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Climate Connections: Questions From Glacier National Park, MT

6 minutes

(Describer) Title: USGS – Science for a changing world. Behind it, an image of a globe with headphones on it appears.

(Describer) Title: Start with Science

(Describer) Title: USGS Climate Connections. Among some trees...

Welcome to USGS Climate Connections, where your climate change questions are answered by USGS scientists. I'm your host, Jessica Robertson.

(Describer) Titles: From locations all across America. Your climate questions matter.

In this episode, we gathered questions from the beautiful and scenic Glacier National Park in Montana. Let's see what questions you have about climate change.

(Describer) On a map, a line stretches from USGS in Reston, Virginia to Glacier National Park in the northwest. Titles: From locations all across America. Your climate questions matter. Climate Connections has answers. Climate Connections, Question One.

(Describer) On the shore of a lake...

Hi, I'm Barbara Tulley, and currently I'm from Trout Creek, Montana. My question would be when did you first start measuring the melting of the glaciers here in the park, and what is your ten-year projection as far as melt is concerned? When I return in ten years, what will I see? Thank-you.

(Describer) Outside a USGS Global Change Building…

I'm Dan Fagre. I'm a research ecologist at the Northern Rocky Mountain Science Center, U.S. Geological Survey.

(Describer) Two people stand at a series of glaciers.

We started measuring glaciers when I first got here, when this program was originally founded in 1991. I think that in ten years you will find at least remnants of glaciers. Many of our glaciers will have become so small that they're hardly worthy of being called a glacier, but there will still be glacial ice. Past that, we don't know how quickly climate change will continue to warm the regional area.

(Describer) Title: Climate Connections, Question Two. By the lake…

Hi, I'm Matt from Cincinnati. I'm curious how climate change is impacting the glaciers here in Glacier National Park.

(Describer) Sitting in an office…

Thanks, Matt. That's a great question. I'm Greg Pederson with the U.S. Geological Survey here in Bozeman. Climate change impacts glaciers by a number of means.

(Describer) Two people measure a stream.

Our warm springs and summers both start the onset of snow and ice melting earlier, which lasts longer and has been intensified throughout the summer season. So they not only receive less snow pack because of warming, but it's also increasingly melting the glaciers in the summertime.

(Describer) Title: Climate Connections, Question Three. By the lake…

My name is Terry Newcomb. I'm from Seattle, Washington. My question is really how all the snow this winter impacted the glaciers here. Does it help the glaciers? They may disappear, so does it help them?

(Describer) Pederson:

Thanks Terry, that's a great question. Basically yes, individual years of high snow pack can have a positive influence on at least slowing the glacial decline in Glacier National Park. In fact, as far as last year's high winter snow pack goes, it actually did add some positive mass, or more snow and ice, to that glacier, even though the long-term trends and the year-after-year progression is that more of that snow pack's melting and those glaciers will continue to decline as we move into a warmer future.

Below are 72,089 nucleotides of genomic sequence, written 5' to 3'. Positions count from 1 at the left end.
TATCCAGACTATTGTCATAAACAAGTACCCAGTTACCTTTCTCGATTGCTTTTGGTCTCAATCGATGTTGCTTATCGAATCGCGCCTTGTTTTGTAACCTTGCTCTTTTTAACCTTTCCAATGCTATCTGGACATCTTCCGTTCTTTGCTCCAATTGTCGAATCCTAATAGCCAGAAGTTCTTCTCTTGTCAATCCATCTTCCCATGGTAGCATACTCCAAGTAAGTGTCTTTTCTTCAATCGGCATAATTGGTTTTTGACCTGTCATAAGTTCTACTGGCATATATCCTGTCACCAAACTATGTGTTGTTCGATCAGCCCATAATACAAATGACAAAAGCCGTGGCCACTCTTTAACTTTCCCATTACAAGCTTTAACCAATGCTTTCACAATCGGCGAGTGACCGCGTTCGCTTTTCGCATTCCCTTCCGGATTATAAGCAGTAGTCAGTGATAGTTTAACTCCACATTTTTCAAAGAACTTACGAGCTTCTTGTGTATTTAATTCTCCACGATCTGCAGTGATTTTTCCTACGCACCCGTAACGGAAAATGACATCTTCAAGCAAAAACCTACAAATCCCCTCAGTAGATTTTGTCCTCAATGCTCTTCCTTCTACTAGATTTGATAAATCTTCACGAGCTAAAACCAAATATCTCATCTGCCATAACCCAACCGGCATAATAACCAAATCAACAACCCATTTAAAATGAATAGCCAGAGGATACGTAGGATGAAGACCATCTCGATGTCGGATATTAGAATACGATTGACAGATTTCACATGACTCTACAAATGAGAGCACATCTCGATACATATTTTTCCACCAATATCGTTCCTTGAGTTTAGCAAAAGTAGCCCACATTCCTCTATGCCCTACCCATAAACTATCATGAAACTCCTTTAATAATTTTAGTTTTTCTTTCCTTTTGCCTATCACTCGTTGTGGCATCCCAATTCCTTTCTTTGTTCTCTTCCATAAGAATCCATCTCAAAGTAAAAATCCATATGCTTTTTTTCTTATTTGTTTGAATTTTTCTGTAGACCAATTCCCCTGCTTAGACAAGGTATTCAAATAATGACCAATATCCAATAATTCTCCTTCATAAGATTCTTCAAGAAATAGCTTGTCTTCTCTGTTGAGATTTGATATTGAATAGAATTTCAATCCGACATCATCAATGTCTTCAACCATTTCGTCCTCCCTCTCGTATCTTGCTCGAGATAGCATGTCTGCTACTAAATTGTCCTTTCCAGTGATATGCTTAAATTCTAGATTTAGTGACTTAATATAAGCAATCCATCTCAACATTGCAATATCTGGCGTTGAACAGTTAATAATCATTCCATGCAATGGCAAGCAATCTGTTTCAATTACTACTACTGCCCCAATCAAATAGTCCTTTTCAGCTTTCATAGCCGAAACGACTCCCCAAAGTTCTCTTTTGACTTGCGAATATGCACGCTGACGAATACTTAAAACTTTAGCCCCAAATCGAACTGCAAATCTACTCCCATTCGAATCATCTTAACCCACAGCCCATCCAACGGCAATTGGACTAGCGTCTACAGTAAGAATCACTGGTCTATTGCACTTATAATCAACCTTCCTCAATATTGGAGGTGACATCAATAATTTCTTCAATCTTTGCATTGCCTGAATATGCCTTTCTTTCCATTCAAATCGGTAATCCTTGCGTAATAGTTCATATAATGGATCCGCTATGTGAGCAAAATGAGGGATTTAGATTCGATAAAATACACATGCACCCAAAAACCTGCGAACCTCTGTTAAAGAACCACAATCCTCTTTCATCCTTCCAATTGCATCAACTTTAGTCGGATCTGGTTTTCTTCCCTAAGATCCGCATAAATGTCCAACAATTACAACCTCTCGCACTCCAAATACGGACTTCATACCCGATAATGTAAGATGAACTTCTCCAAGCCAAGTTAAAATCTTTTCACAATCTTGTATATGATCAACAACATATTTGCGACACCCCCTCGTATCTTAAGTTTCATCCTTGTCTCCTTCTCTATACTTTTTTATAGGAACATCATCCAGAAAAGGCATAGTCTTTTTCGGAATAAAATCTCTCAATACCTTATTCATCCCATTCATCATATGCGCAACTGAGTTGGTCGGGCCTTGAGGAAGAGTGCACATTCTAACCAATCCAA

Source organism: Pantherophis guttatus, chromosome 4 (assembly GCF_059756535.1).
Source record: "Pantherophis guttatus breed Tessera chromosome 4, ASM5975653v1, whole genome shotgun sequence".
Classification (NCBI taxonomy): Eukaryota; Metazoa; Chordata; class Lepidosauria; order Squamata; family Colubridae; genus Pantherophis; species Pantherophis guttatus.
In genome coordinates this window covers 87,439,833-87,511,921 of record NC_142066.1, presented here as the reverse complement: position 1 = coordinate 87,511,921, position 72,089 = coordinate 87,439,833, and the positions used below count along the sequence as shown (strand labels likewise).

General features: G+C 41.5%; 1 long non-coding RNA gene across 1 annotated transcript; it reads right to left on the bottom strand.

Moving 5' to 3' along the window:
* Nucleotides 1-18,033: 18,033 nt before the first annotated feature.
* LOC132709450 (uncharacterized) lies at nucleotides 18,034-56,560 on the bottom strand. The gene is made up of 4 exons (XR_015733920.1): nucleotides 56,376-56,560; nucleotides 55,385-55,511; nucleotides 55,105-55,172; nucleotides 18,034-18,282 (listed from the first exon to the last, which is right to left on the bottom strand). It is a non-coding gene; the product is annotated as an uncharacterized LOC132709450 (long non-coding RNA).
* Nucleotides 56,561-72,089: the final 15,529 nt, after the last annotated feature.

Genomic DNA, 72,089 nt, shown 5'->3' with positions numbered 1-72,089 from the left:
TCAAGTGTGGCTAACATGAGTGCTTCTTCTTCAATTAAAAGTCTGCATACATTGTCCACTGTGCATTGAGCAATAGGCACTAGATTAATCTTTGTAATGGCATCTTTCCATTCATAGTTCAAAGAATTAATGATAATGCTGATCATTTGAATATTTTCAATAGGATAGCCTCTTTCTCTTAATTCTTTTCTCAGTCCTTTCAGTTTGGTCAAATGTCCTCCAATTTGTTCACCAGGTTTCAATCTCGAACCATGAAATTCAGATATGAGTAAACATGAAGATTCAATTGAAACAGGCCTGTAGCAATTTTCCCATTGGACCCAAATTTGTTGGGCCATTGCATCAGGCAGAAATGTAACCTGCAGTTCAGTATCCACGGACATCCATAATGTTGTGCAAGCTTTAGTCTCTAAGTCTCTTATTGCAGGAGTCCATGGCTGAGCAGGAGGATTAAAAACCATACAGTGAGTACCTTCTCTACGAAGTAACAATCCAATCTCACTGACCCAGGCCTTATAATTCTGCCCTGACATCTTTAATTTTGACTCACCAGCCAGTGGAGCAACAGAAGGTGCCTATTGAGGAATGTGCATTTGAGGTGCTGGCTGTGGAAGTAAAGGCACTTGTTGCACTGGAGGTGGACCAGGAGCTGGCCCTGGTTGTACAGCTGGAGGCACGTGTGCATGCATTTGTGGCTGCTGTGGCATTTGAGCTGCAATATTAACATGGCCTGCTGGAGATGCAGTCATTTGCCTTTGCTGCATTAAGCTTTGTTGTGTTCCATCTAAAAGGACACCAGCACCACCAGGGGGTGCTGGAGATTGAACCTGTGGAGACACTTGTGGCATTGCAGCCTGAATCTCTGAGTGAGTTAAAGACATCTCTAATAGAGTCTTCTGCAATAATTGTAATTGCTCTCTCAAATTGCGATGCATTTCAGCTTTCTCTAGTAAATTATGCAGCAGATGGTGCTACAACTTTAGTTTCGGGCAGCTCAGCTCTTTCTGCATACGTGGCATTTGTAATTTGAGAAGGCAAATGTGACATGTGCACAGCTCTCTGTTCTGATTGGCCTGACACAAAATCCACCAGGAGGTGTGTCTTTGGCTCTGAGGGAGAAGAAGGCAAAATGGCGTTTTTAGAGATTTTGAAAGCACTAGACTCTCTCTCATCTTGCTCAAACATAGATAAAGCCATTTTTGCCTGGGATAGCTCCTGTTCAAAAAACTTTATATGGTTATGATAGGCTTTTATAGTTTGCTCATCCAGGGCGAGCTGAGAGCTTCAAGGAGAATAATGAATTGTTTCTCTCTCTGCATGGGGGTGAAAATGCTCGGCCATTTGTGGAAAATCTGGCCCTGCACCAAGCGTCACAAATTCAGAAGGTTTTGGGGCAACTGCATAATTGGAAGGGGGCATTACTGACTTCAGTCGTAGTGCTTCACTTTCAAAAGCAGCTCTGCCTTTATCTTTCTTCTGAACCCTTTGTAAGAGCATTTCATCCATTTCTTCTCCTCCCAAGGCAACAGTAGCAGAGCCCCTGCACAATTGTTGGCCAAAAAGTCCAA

(Describer) Title: Climate Connections, Question Four.

(Describer) In a field with a road behind it…

Hi, My name is Tara. I live in Bozeman, Montana. My question for USGS scientists is how do receding glaciers and climate change affect the local economy, in terms of recreation, agriculture, tourism? Thanks.

(Describer) By a window with a tree outside…

Hi, Tara. I'm Erich Peitzsch. I'm a physical scientist with the USGS in Glacier National Park. Recent work shows that we're seeing an earlier spring melt out. This can mean a shorter snow season for skiing and snowboarding. We're also seeing or we're likely to see the potential for mid-winter rain events or rain-on-snow events. This also affects timing. We're going to potentially see a greater mid-winter stream flow. So in terms of agriculture, the issue of timing is very important because farmers need to consider the issue of irrigation perhaps being earlier in the spring or late winter, as opposed to later in the spring. Finally, with changing climate, we'll probably see warmer stream temperatures, which can effect various fish species.

(Jessica) Thank-you, Erich. For tourism, we will have to wait and see how many people continue to visit the park, as the glaciers recede, to still see the beautiful wildlife and scenic landscape.

(Describer) Robertson:

That's it for this episode of USGS Climate Connections in Glacier National Park. We hope you join us again.

(Describer) Titles: From locations all across America. Climate Connections. Your climate questions matter. Robertson talks with a woman with two children.

(Describer) Titles: Climate Connections - CoreCast. Produced and Directed by Jessica Robertson and Ray Douglas. Funding to purchase and make this educational program accessible was provided by the U.S. Department of Education. Contact the Department of Education by telephone at 1-800-USA-LEARN, or online at www.ed.gov.

Funding to purchase and make this educational production accessible was provided by the U.S. Department of Education:

PH: 1-800-USA-LEARN (V) or WEB: www.ed.gov.

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Host Jessica Robertson visits Montana and gathers questions from individuals visiting Glacier National Park. They want to know how climate change is impacting glaciers. Scientists from the United States Geological Survey (USGS) provide the answers and information on how to learn more about climate change.

Media Details

Runtime: 6 minutes

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